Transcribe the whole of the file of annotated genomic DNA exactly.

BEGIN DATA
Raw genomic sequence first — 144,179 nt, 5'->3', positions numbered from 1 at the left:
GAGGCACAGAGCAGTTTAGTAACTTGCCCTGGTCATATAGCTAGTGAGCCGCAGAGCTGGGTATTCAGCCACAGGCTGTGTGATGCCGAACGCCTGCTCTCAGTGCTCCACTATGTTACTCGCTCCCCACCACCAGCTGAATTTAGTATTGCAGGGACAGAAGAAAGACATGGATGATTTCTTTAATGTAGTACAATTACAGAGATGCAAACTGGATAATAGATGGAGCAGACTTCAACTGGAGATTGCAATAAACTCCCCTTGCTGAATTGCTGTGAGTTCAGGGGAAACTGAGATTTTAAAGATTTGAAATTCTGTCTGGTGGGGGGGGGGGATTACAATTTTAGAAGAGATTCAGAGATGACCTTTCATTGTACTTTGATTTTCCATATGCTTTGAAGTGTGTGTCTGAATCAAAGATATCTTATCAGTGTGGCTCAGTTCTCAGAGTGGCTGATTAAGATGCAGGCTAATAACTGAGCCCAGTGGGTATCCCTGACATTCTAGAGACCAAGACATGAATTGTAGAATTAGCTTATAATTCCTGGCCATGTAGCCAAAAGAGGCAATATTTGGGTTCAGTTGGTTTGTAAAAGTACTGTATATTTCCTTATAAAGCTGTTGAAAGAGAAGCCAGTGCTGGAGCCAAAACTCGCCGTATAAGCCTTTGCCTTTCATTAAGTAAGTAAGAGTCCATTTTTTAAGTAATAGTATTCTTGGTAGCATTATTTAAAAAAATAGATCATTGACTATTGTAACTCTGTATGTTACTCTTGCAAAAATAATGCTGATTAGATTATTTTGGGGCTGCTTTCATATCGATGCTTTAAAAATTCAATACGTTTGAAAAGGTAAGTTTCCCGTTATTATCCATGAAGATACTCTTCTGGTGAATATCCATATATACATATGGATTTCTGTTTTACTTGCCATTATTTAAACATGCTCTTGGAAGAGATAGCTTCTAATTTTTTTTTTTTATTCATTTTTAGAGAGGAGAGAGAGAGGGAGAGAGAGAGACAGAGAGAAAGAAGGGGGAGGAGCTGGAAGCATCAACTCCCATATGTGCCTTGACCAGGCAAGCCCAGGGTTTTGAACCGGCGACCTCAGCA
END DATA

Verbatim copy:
Raw genomic sequence first — 144,179 nt, 5'->3', positions numbered from 1 at the left:
GAGGCACAGAGCAGTTTAGTAACTTGCCCTGGTCATATAGCTAGTGAGCCGCAGAGCTGGGTATTCAGCCACAGGCTGTGTGATGCCGAACGCCTGCTCTCAGTGCTCCACTATGTTACTCGCTCCCCACCACCAGCTGAATTTAGTATTGCAGGGACAGAAGAAAGACATGGATGATTTCTTTAATGTAGTACAATTACAGAGATGCAAACTGGATAATAGATGGAGCAGACTTCAACTGGAGATTGCAATAAACTCCCCTTGCTGAATTGCTGTGAGTTCAGGGGAAACTGAGATTTTAAAGATTTGAAATTCTGTCTGGTGGGGGGGGGGGATTACAATTTTAGAAGAGATTCAGAGATGACCTTTCATTGTACTTTGATTTTCCATATGCTTTGAAGTGTGTGTCTGAATCAAAGATATCTTATCAGTGTGGCTCAGTTCTCAGAGTGGCTGATTAAGATGCAGGCTAATAACTGAGCCCAGTGGGTATCCCTGACATTCTAGAGACCAAGACATGAATTGTAGAATTAGCTTATAATTCCTGGCCATGTAGCCAAAAGAGGCAATATTTGGGTTCAGTTGGTTTGTAAAAGTACTGTATATTTCCTTATAAAGCTGTTGAAAGAGAAGCCAGTGCTGGAGCCAAAACTCGCCGTATAAGCCTTTGCCTTTCATTAAGTAAGTAAGAGTCCATTTTTTAAGTAATAGTATTCTTGGTAGCATTATTTAAAAAAATAGATCATTGACTATTGTAACTCTGTATGTTACTCTTGCAAAAATAATGCTGATTAGATTATTTTGGGGCTGCTTTCATATCGATGCTTTAAAAATTCAATACGTTTGAAAAGGTAAGTTTCCCGTTATTATCCATGAAGATACTCTTCTGGTGAATATCCATATATACATATGGATTTCTGTTTTACTTGCCATTATTTAAACATGCTCTTGGAAGAGATAGCTTCTAATTTTTTTTTTTTATTCATTTTTAGAGAGGAGAGAGAGAGGGAGAGAGAGAGACAGAGAGAAAGAAGGGGGAGGAGCTGGAAGCATCAACTCCCATATGTGCCTTGACCAGGCAAGCCCAGGGTTTTGAACCGGCGACCTCAGCA